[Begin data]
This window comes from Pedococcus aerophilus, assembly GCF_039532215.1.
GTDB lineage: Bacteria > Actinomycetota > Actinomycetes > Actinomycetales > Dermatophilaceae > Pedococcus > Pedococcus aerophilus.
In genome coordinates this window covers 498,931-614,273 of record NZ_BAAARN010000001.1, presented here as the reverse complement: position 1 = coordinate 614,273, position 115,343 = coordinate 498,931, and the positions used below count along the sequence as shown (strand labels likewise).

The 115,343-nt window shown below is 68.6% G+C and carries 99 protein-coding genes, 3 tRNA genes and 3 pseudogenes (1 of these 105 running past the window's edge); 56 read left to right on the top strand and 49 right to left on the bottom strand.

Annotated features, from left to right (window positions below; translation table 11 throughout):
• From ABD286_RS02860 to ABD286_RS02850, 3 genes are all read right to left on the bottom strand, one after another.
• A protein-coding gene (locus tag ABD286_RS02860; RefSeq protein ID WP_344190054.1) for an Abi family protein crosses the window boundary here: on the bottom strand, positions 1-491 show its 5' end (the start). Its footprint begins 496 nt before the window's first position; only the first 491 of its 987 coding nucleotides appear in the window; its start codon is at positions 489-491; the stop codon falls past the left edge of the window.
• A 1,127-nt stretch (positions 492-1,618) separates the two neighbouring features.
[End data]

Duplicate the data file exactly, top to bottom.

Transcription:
This window comes from Pedococcus aerophilus, assembly GCF_039532215.1.
GTDB lineage: Bacteria > Actinomycetota > Actinomycetes > Actinomycetales > Dermatophilaceae > Pedococcus > Pedococcus aerophilus.
In genome coordinates this window covers 498,931-614,273 of record NZ_BAAARN010000001.1, presented here as the reverse complement: position 1 = coordinate 614,273, position 115,343 = coordinate 498,931, and the positions used below count along the sequence as shown (strand labels likewise).

The 115,343-nt window shown below is 68.6% G+C and carries 99 protein-coding genes, 3 tRNA genes and 3 pseudogenes (1 of these 105 running past the window's edge); 56 read left to right on the top strand and 49 right to left on the bottom strand.

Annotated features, from left to right (window positions below; translation table 11 throughout):
• From ABD286_RS02860 to ABD286_RS02850, 3 genes are all read right to left on the bottom strand, one after another.
• A protein-coding gene (locus tag ABD286_RS02860; RefSeq protein ID WP_344190054.1) for an Abi family protein crosses the window boundary here: on the bottom strand, positions 1-491 show its 5' end (the start). Its footprint begins 496 nt before the window's first position; only the first 491 of its 987 coding nucleotides appear in the window; its start codon is at positions 489-491; the stop codon falls past the left edge of the window.
• A 1,127-nt stretch (positions 492-1,618) separates the two neighbouring features.